Posted by Justin D Williams
For the first time in the U.S., legendary Japanese composer Akira Ifukube’s massively influential monster music comes to life in the chamber pop/rock aural extravaganza, Godzilla Legend—Music of Akira Ifukube. Presented by Japan's popular techno-pop band Hikashu, this 90-minute tour de force performance features favorite themes and sensational musical set pieces from some of the most revered Godzilla movies of all time. Devised and arranged by Hikashu founding member INOUE Makoto under Ifukube's endorsement, the performance features narration by Inoue, who also plays synthesizers, and appearances by 'extreme vocalist' and multi-instrumentalist MAKIGAMI Koichi, current Hikashu front man, and rising star art-pop duo Charan-Po-Rantan. The one-night-only concert takes place Friday, April 28, 7:30 pm, at Japan Society.
Playing throughout Japan in various incarnations since 1984 (most notably for 100,000 people at the 2012 Fuji Rock Festival, Japan's largest annual summer outdoor concert), Godzilla Legend—Music of Akira Ifukube opens with a haunting rendition of the sea shanty sung by ill-fated sailors in the opening of the original 1954 Godzilla film. This dives into the immediately recognizable "Main Title," a pounding, perpetual mixed-meter march, incessantly loping and lurching forward like the monster itself. What follows is an adventurous compilation of some of the most memorable music adapted from such classic films as RODAN! (1956), MOTHRA (1961), King Kong vs. Godzilla (1962), Ghidorah, the Three-Headed Monster (1964), Godzilla vs. Mechagodzilla II (1993), and Godzilla vs. Destoroyah (1995) and many more. Styles encompass rousing military marches, stirring dirges echoing human heartache of destruction (and sometimes the sentimentality of the monsters), pastiches of Japanese folk music, a range of atonal experiments and the signature sci-fi quavers of synthesizers, theremin and more.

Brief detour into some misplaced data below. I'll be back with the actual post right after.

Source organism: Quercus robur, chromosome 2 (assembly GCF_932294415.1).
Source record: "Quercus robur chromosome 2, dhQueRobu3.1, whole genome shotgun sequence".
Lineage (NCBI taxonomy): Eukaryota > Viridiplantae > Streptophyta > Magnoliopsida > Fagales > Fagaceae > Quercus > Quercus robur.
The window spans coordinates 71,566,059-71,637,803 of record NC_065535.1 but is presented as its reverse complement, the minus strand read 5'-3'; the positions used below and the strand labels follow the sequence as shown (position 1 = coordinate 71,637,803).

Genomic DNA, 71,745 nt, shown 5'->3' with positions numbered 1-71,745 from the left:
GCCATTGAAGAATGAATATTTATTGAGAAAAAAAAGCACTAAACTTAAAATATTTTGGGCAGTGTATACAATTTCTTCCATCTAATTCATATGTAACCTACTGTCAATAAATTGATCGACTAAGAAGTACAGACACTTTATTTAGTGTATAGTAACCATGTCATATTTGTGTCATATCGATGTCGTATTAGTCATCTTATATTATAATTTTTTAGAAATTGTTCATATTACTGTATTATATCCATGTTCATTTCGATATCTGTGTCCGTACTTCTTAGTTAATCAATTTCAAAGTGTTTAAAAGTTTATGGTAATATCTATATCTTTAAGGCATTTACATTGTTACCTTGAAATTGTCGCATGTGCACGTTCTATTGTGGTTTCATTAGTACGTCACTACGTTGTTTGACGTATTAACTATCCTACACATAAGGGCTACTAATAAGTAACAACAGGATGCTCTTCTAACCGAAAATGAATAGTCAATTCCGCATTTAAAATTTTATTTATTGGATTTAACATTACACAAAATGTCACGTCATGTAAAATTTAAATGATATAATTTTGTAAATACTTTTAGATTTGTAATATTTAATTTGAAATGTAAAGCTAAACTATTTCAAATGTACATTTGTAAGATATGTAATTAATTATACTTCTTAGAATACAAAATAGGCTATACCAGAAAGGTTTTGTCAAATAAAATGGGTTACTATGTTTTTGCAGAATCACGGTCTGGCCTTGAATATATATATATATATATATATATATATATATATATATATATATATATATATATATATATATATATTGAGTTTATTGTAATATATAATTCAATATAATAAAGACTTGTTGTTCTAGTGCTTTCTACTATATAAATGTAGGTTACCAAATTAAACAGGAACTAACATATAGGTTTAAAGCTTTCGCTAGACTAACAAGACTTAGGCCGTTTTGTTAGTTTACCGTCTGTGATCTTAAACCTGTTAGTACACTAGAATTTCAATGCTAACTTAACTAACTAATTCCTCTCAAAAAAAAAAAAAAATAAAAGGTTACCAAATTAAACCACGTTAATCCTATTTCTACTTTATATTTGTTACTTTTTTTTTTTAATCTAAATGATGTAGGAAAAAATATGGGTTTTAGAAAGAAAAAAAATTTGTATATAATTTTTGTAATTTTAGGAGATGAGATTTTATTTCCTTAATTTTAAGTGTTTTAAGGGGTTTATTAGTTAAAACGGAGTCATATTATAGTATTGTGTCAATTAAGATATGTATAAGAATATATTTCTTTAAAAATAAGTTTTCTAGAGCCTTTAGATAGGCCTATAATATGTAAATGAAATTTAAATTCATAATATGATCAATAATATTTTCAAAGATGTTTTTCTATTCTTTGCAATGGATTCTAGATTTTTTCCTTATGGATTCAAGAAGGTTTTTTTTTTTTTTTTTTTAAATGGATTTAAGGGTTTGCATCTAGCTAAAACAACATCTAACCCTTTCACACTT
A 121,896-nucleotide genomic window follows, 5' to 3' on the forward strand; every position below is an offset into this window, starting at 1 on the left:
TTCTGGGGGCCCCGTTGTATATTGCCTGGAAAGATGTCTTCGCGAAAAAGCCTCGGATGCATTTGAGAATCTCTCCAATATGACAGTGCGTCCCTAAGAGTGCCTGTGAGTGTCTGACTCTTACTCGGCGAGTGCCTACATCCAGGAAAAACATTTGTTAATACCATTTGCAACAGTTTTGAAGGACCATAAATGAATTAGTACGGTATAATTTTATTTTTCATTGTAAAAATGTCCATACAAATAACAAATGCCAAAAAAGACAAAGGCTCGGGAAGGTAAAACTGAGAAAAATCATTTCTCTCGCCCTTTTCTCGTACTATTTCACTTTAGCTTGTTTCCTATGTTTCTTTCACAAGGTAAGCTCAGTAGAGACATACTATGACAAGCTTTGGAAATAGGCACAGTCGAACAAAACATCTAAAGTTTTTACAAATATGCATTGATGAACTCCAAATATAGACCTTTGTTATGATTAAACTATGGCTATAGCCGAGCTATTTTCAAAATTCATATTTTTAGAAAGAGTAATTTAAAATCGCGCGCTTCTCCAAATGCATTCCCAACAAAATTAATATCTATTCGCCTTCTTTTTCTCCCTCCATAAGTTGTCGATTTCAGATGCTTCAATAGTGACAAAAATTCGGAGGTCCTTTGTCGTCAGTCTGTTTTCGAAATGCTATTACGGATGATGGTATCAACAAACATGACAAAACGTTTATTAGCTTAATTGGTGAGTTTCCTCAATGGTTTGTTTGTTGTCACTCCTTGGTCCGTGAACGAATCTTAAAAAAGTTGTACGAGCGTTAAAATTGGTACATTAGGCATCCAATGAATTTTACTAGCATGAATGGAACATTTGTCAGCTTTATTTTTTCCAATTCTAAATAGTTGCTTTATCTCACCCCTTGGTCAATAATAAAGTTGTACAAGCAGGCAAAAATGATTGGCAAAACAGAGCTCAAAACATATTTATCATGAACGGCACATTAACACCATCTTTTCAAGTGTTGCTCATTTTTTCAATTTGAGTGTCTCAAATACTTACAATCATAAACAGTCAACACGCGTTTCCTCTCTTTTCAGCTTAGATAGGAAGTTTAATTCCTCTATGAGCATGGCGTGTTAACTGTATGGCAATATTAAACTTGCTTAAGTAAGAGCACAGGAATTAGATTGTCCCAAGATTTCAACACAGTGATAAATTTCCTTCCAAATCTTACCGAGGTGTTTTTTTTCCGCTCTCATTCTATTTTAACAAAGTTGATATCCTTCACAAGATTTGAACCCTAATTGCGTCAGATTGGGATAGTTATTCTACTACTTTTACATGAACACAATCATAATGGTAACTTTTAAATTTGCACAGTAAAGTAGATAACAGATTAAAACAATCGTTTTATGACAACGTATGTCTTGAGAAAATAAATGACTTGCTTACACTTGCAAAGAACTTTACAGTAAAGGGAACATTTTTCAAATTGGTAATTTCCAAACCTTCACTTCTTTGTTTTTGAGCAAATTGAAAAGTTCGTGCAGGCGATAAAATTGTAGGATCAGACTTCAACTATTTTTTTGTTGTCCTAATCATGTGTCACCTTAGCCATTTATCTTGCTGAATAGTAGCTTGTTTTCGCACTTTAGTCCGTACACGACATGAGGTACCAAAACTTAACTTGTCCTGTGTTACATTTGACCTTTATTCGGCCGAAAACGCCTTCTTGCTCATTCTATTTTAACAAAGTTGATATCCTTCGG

A highlight is the aural appearance of the only beast to best Godzilla: Mothra, including the hymn-like theme for the creature and the infections "Mothra’s Song", taking flight through the hypotonic harmonies of Charan-Po-Rantan, standing in for the twin fairies made famous by the 60s pop duo The Peanuts (note: the latter song is the only music on the bill not composed by Ifukube.)
The concert is brought to life through a blend of rock, pop, jazz, and electronica as well as spectacular improvised interludes—experimental soundscapes that capture the exotic locations of the films or the doom dripping darkness from which the monsters rise. While a night of fun and celebration, Inoue also pays homage to serious themes of the films: that these cinematic horrors were inspired by the prevalence of natural disasters in Japan, as well as man-made catastrophes such as the devastating fires that resulted from the Tokyo air raids during WWII and the cataclysmic atomic bombings. He notes that these themes still echo today with the ongoing Fukushima nuclear crisis following the Great East Japan Earthquake of 2011.
In addition to Inoue (synthesizer, narration), Makigami (vocals, Theremin, gong), and Charan-Po-Rantan (vocals, accordion), musicians include Hikashu members MITA Freeman (guitar), SAKAIDE Masami (bass), SHIMIZU Kazuto (synthesizer), and SATO Masaharu (drums), and seasoned guest musicians Tatsumi Kogoro (trumpet), YOSHIDA Ryuichi (baritone sax), and GOTO Atsushi (trombone). [NOTE: Most members of the band prefer that their names appear in standard Japanese order, surname followed by given name; in these instances, surnames appear in all caps.]